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Main Page The great Gospel of John Volume 8 GGJ08-118 Chapter

Chapter 118 - The innkeeper relates about his inn.

118,1. But now also the children came and invited us for the midday meal to which we responded. The inn-house, surely one of the most beautiful and most impressive in the whole extended region, was entirely build from fine hewed quader stones and had above the ground floor still 2 more arched floors. On each floor there were 3 big halls, and in each of them about 700 people could eat. But besides the 3 dining halls there were on each floor also 30 living rooms, each provided with 2 windows, which could of course not be closed with glass panes as (nota bene) during this time in Europe, but at that time there were factories in Damascus which produced a completely transparent parchment, just like the nowadays glass, and with such pieces of parchment the many window frames were covered very elegantly, and the wind and the often great heat of the day could not come into the halls and the rooms. This kind of window arrangement was a little rare because it was too costly, and instead of that, different colored curtains were used on the inside of the window bars.

118,2. We were escorted to the second floor by means of easy and broad marble stairs, and from there to the middle main hall, where a big, long table was set for us. On it there was a large quantity of the finest bread and big cups in silver and gold, full of the best wine. The well-prepared calf was already cut in pieces, lying on the many platters, which were also made of the purest silver. Besides that, there were also a few well-prepared side dishes like well-prepared fishes, and also chicken, doves and lambs and all kinds of good general fruit, like all sorts of fruits and sweet berries.

118,3. The Romans opened their eyes widely and Agricola said: “Truly, such a magnificence and such a wealth I did not encounter for a long time, and such a good and richly provided table neither, and the dining hall of the emperor in Rome does not surpass this one in graceful beauty.”

118,4. When the Romans had somewhat recovered from their amazement, we went to sit at the table and began to eat and to drink. They all strengthened themselves and enjoyed intensely of this excellently prepared midday meal, but they could of course not eat half of what had been prepared, because it was present in a too large quantity.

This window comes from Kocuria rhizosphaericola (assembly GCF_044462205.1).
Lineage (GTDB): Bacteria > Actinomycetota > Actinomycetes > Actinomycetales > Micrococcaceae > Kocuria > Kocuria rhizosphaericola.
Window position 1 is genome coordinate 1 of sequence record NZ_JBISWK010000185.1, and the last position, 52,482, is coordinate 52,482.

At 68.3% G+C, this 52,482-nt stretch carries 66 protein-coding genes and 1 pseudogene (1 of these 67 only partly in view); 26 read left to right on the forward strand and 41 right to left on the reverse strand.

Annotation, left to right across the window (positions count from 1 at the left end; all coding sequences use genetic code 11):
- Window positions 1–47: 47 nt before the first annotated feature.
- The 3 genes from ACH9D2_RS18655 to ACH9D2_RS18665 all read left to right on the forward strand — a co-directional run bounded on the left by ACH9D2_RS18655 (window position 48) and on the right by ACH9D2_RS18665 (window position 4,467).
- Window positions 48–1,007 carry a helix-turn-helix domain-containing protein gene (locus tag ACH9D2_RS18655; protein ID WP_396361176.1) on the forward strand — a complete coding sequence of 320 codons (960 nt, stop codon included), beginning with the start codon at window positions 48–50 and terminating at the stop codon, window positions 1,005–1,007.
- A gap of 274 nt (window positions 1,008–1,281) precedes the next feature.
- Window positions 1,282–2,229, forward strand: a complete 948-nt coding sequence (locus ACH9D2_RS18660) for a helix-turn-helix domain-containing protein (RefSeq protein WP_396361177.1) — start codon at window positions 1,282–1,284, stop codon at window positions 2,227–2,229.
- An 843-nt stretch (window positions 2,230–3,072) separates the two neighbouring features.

118,5. Little was spoken during the meal. Only when the wine had more and more loosened the tongues of the guests, the Romans were the first to be very talkative, and Agricola asked the contented and besides that still very piously disposed innkeeper: “But tell me: does such an inn really produce so much profit that certainly already your ancestors were able to build such an impressive beautiful building?”

118,6. The innkeeper said: “Just and mighty lord, such an inn produces indeed after a year a nice benefit, but even if I would add the profit of 100 years, then it still would not be possible to build such a house with it.

118,7. Look, although the covering of the windows was installed by my father and partly also by me, but the house and the walls are already very old and older than the city of Bethlehem, which David, the great king of the Jews, let it be build, for which reason it still is called the city of David.

118,8. Already Saul, the first king of the Jews, must have partly built this house, and when after him David by God’s decree was anointed as king, he was the first to finish it, even before he started to build the city, and after that, he also lived in it for a long time. He wrote a lot of his psalms in this house of which still a few can be seen in the white marble stones, and for someone who is acquainted with the old script, they can also be read and understood.

118,9. Also the scales and the cups that I have placed before the Lord and Master, who deserves the highest worship and reverence, must still be the property of this old house from the time of David. But He alone will know best if anything is true of all that.

118,10. So also, me and my ancestors must be descendants from a sideline of David. But at least it is sure that in our house chronicle, which goes back a few centuries, it is not stated that someone has ever received this house and this estate as property by a purchase. But no matter how, still it is sure and true that firstly nor my grandfather nor my father nor I myself had build this house, and secondly that everything that belongs to the house and that is in the house is completely and rightly my property and that I do not owe anyone anything in this world.

118,11. The silver and golden objects are indeed for the greatest part acquired reasonably and honestly by my grandparents who are more familiar to me from our house chronicle. I have until now still not brought anything of such valuables into the house, because firstly this house is surely already richly enough provided of it, and secondly I am really not so attached to all those sort of things, because these, no matter how beautiful they are, must still all be left behind after a short time, and in the eyes of the eternal Judge then only those treasures will be valuable which we have made our own by keeping His very holy will which is revealed to us through Moses and His prophets.

118,12. This is my inner conviction to which I will always remain loyal until the grave, and from now on all the more stronger since by the never expected arrival of the Lord and God such endless great salvation has come to me. But now I will turn with all respect to the Lord Himself.”

Main Page The great Gospel of John Volume 8 GGJ08-118 Chapter